By JLP | September 4, 2013
The other day I was grocery shopping at H-E-B. I stopped by the orange juice section and noticed something new. Tropicana had changed up their packaging and was now offering a “Family Size.”
Upon on closer inspection, I learned that it was a 118 oz. container, or 10 oz. short of a gallon. So, the GALLON was gone and the replacement was called “Family Size.” Apparently, Tropicana thinks their customers are stupid.
Oh, and guess what…
The price was STILL $6.49.
So, customers now get 10 fewer ounces and pay the same price, which equates to an 8.47% price increase. I guess jacking the price up from $6.49 to $7.04 would be too much for customers. Better to go the sneaky route.
Grocery shopping is so frustrating these days.
UPDATE: A friend of mine pointed me to this article as to the reason why orange juice prices are rising: Incurable Disease Threatens US Citrus Crop.
By JLP | August 19, 2013
President Obama creates Obamacare. He makes 30 hours a week “full time” and forces employers to provide health insurance for “full time” employees. Employers respond by slashing hours below 30 hours per week.
What did the Obama Administration expect would happen?
People can gripe all they want but businesses and people operate on incentives. Politicians tend to forget this.
Perhaps the Obama administration expected exactly this would happen in order to pave the way for…
A single-payer system.
By JLP | August 2, 2013
One of my readers asked for S&P 500 rolling returns based on the calendar year instead of all the months. It does simplify things as it takes each report down to two pages instead of 19.
So, here are the results:
By JLP | August 2, 2013
I see ads all the time for that say stuff like:
“Drivers who switched from State Farm to Allstate saved an average of $362 a year.”
This reminds me of the time when I called my insurance agent to ask a question about our policy and she talked me into a different plan with the same company because it would save us lots of money. So, I went from a one-year policy to a six-month policy. The premium a little over half what I was previously paying. All was great until the 6-month renewal, which increased a lot. I wasn’t happy.
Anyway, back to the ad…
Two things to consider:
1. It’s only savings if the two policies are the same. Insurance companies can and will shave off benefits and call the reduced premium “savings.” Perhaps the reduced coverage is okay. It’s up to you. Just make sure you know what you are getting.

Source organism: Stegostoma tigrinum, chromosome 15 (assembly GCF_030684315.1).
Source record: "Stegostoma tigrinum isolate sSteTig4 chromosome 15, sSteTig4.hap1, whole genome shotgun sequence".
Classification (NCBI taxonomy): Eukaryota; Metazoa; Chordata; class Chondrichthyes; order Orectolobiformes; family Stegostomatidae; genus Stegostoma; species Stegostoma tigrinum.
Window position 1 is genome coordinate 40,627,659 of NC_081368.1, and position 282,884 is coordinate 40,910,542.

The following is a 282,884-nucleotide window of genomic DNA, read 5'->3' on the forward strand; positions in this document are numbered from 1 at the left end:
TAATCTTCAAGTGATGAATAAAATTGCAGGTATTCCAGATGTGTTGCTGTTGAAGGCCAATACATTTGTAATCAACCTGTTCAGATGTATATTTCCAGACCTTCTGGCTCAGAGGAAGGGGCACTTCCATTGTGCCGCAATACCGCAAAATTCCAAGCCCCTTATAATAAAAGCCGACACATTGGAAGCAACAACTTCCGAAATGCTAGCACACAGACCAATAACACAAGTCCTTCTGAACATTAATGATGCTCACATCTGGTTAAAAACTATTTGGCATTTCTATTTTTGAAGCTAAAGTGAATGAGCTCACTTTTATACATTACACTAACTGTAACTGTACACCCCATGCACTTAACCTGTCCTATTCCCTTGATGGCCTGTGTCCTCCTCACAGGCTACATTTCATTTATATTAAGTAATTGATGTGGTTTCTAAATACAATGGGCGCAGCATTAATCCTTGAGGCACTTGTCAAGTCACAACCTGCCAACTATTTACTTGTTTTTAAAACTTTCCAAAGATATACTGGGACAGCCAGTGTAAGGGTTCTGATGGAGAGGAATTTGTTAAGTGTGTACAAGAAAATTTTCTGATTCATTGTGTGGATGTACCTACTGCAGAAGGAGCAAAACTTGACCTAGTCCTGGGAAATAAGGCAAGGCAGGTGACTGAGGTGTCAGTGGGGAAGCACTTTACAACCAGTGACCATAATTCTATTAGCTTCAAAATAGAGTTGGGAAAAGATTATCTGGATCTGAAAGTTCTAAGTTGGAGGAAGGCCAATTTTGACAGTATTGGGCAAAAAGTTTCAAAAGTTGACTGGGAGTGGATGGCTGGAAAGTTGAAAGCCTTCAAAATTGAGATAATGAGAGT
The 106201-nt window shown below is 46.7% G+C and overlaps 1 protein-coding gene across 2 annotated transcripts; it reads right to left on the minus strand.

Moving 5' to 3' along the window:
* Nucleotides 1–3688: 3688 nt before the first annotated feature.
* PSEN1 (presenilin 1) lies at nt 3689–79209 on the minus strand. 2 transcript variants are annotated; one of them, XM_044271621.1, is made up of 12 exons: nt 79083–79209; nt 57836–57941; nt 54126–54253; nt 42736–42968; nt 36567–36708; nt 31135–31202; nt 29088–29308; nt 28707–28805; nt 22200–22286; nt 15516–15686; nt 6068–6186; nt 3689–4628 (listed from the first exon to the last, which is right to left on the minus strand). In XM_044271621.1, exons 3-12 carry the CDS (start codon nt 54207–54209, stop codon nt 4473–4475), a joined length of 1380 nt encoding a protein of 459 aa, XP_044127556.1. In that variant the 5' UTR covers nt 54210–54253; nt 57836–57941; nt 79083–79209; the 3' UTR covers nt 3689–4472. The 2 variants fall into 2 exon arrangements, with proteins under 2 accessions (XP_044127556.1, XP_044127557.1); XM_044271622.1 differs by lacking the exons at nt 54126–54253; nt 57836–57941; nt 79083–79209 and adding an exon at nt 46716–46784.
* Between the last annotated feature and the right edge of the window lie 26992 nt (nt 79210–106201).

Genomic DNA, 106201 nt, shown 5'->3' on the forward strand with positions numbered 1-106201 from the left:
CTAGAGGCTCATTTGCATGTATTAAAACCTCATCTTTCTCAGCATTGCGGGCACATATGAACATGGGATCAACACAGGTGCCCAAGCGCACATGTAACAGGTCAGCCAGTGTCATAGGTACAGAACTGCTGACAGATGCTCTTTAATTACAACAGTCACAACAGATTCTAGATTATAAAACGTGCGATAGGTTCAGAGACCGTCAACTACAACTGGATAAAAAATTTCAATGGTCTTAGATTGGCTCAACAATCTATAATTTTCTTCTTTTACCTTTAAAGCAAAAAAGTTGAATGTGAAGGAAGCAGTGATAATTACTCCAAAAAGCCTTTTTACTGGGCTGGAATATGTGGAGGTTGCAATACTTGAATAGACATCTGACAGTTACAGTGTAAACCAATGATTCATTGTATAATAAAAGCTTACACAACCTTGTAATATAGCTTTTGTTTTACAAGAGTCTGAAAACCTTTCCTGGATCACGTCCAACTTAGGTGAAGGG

2. Don’t expect the same low premium upon renewal (think about the really low rates for first time subscribers to newspapers. The rate is incredibly low and then incredibly expensive upon renewal). It’s a pain to change insurance companies. Insurance companies know this. That’s why they tell you how much you can save by switching. But…they don’t make money if they are charging a lot less than everyone else.
In another month or so, our household will have our second teenage boy licensed driver. Ugh!
Pray for me.
By JLP | August 1, 2013
After the June hiccup, the S&P 500 and other indices I follow here on AFM kept on marching. The S&P 500 had a total return of 5.09% in July. In the 53 months since February of 2009, which marked the beginning of the current bull market, the S&P has had 38 up months and 15 down months (a 151.97% total return in those 53 months).
It still bothers me the way the price of oil is moving in tandem with the stock market (the price of crude is up 115.62% since February 2009).
By JLP | July 24, 2013
Two people in the last couple of days emailed me, asking for an update on the S&P 500 5 and 10-Year Rolling Total Returns reports.
Here they are:
Each report has a cover sheet with some summary information. Please email me if you have any questions (JLP – at – AllFinancialMatters.com).
I’m aware of the typo on the 10-year report that says “5-Year period” on each page. I’ll fix and repost asap. Fixed.
By JLP | July 22, 2013
An article in today’s WSJ talked about how companies should and should not raise their prices.
Honestly, I think the best way to do it, is just raise them. Don’t cover them up by trying to be sneaky. I hate size reductions and fewer products per package (even thigh the package stays the same size). Or, add new fees like AT&T did a couple months ago by adding an administrative fee of $.61 per wireless account. Or, start charging a rental fee for hardware like Time Warner did last year. ANNOYING.
If you have to raise prices, just do it.